The Georgetown Journal of Law and Public Policy has published my latest law review publication titled “The Right to Rage: Free Speech and Rage Rhetoric in American Political Discourse,” 21 Geo. J.L. & Pub. Pol’y 481. The work explores rage rhetoric and some of the areas addressed in my forthcoming book, The Indispensable Right: Free Speech in an Age of Rage. 

Here is the description from the introduction of the article:

This article explores the treatment and value of rage rhetoric. It will challenge the continuing hold of functionalist rationales, including the Court’s view that some speech can be more susceptible to criminalization than others because it is more “virulent” or has a greater influence toward criminal conduct. These underlying rationales can be traced back to early seditious libel cases. This article explores how rage rhetoric has been treated historically and legally, including recent efforts to criminalize “toxic ideologies.” The article briefly explores our history of rage rhetoric in the English and colonial periods, including defining moments in United States history like the Boston Tea Party. It then explores how rage rhetoric has been addressed by the courts from the eighteenth to twenty-first centuries. The article looks at the rationales applied by courts in criminalizing rageful or radical rhetoric within First Amendment jurisprudence. Many of these decisions continue limiting principles articulated in early English law by figures such as William Blackstone. The residual or lingering elements of those views continue to be expressed in judicial opinions. Finally, the article explores how the January 6th riot revived those residual elements in calls for new legislation and prosecutions.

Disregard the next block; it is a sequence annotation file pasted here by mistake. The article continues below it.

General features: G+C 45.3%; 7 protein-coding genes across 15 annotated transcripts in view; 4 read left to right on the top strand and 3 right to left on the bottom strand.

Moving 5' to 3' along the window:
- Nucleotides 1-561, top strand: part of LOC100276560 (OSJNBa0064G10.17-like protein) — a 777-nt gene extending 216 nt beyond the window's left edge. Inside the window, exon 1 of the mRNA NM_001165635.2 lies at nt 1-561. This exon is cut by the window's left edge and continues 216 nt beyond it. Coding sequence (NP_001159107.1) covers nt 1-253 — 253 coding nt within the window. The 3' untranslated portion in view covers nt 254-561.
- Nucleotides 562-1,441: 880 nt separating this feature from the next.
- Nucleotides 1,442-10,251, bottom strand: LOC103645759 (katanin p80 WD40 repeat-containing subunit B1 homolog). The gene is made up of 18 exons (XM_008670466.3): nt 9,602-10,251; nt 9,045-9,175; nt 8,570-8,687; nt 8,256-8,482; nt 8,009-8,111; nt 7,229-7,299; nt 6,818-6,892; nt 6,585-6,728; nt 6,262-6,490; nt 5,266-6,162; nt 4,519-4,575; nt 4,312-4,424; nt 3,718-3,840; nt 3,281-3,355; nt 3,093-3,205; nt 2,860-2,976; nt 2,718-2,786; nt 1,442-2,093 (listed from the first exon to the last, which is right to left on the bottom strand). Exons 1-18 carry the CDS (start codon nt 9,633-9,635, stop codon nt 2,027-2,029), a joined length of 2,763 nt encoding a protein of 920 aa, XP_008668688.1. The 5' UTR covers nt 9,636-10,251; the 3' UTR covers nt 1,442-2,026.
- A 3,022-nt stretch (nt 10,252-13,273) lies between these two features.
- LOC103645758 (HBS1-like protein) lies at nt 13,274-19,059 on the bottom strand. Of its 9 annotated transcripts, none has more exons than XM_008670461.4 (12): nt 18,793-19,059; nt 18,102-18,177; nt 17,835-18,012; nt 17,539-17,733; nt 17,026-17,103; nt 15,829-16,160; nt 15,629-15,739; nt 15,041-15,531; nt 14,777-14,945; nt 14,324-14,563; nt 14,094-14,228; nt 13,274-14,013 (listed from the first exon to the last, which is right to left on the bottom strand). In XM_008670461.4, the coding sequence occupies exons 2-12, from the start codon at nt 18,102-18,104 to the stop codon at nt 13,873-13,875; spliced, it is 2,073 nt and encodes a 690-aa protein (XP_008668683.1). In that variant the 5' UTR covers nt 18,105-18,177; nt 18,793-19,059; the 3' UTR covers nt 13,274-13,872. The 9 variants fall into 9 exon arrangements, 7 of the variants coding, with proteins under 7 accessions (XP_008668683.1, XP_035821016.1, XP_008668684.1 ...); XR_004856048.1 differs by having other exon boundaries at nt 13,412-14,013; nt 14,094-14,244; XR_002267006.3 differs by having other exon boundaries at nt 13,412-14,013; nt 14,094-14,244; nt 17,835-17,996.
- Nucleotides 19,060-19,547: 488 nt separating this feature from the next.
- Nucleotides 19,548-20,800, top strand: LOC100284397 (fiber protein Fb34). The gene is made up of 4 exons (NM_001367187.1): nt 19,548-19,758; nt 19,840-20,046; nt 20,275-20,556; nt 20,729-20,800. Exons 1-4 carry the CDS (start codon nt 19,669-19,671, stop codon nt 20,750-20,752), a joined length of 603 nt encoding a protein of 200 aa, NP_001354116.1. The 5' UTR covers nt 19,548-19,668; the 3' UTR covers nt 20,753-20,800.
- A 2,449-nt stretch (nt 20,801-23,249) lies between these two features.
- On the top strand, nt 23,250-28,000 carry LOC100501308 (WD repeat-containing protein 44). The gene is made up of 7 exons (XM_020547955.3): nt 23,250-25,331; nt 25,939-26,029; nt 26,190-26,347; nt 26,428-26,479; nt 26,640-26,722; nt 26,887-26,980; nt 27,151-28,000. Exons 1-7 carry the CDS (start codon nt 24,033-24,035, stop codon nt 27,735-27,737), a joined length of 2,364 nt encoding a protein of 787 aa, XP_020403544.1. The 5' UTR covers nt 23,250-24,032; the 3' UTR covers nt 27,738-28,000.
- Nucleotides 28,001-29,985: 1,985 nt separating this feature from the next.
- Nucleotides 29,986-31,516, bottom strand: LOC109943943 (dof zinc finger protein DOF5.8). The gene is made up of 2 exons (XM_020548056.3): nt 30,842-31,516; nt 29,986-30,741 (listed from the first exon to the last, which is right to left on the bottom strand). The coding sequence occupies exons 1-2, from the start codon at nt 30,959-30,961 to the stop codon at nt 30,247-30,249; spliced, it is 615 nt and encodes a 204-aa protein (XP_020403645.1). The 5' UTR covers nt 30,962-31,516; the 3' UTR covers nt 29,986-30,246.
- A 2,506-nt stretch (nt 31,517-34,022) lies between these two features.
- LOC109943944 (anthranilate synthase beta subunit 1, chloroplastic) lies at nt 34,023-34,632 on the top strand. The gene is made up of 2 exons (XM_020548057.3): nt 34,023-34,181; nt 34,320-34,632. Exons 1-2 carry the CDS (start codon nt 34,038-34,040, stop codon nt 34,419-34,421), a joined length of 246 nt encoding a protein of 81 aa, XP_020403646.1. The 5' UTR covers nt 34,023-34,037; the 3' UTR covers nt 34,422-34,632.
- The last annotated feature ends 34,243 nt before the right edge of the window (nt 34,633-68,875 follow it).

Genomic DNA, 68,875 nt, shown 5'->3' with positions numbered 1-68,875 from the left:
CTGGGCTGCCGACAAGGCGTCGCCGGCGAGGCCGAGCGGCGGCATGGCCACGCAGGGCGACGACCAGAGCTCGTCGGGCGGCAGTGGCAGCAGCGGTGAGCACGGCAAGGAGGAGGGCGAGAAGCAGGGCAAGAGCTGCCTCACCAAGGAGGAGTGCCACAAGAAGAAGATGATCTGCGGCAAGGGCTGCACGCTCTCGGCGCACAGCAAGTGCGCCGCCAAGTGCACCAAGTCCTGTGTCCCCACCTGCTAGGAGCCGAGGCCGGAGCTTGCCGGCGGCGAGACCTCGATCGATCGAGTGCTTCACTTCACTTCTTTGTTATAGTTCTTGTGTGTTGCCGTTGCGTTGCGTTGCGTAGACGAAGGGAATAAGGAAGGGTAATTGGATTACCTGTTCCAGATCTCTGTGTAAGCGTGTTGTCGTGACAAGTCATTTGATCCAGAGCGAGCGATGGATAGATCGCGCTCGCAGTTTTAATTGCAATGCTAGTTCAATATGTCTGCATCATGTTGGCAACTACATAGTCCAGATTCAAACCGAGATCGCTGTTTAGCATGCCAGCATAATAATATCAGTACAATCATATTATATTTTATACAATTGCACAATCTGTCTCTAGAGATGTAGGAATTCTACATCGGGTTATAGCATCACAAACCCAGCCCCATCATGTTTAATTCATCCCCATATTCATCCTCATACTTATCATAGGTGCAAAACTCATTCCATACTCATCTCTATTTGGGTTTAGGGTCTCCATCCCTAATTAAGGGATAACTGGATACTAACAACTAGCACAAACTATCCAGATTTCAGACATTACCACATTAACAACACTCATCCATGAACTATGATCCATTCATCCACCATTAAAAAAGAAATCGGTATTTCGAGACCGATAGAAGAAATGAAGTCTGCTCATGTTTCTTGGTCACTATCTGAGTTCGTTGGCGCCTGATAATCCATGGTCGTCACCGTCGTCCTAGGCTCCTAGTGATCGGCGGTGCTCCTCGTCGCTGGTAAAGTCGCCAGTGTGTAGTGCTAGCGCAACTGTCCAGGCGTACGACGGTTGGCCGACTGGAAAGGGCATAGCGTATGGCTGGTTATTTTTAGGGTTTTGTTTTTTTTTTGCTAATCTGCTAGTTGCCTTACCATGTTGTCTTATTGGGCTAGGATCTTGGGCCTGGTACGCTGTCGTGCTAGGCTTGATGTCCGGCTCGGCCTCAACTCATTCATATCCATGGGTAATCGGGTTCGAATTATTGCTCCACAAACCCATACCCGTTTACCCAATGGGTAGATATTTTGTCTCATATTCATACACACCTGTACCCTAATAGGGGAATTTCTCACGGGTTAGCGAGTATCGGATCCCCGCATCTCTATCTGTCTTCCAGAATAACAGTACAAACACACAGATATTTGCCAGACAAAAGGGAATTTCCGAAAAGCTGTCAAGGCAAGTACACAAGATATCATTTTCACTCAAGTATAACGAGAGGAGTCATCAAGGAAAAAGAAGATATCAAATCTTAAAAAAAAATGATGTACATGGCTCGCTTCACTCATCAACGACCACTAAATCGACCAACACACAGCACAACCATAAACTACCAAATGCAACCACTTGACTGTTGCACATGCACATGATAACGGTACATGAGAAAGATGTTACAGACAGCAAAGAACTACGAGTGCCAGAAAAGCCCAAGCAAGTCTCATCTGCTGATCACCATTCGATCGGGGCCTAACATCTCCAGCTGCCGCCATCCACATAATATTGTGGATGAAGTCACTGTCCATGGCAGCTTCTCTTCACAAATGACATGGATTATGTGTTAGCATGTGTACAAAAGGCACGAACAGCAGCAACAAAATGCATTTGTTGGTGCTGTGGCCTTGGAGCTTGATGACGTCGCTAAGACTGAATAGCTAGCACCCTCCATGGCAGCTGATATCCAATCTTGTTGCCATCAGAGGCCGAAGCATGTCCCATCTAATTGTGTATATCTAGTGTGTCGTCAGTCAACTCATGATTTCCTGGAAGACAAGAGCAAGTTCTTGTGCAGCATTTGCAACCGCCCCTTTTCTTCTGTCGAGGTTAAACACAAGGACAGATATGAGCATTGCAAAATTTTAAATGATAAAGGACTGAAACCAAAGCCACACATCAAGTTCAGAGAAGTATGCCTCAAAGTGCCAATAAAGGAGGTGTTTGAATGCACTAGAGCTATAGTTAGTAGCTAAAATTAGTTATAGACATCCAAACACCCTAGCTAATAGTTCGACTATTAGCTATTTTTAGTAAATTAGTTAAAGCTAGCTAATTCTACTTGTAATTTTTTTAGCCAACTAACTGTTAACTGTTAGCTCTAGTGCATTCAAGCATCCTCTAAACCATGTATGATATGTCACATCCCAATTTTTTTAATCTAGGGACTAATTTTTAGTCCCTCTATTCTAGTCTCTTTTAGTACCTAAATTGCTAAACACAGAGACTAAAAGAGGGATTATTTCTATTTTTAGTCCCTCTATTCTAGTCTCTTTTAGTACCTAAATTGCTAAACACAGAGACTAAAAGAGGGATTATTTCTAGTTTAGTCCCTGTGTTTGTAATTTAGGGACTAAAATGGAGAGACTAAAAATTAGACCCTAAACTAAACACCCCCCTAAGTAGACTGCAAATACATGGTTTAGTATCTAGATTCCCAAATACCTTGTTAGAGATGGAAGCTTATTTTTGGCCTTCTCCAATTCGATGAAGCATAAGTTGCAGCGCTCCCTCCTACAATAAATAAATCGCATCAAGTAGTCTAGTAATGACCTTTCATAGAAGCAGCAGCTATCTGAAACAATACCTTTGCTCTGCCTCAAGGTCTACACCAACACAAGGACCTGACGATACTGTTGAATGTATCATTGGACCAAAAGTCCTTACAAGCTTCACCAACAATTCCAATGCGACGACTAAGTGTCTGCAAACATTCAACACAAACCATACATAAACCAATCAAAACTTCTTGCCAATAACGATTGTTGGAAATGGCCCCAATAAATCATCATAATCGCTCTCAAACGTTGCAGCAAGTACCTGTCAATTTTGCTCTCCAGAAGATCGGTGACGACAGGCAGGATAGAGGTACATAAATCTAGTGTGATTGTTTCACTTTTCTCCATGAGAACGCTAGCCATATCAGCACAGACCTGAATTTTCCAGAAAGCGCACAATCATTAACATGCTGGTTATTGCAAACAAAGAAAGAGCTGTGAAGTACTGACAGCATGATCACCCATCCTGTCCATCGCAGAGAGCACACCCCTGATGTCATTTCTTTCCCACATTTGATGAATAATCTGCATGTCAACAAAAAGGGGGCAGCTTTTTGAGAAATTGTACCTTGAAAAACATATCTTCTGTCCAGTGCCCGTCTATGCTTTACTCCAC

I wish to thank all of the law students at Georgetown who helped prepare this law review for publication.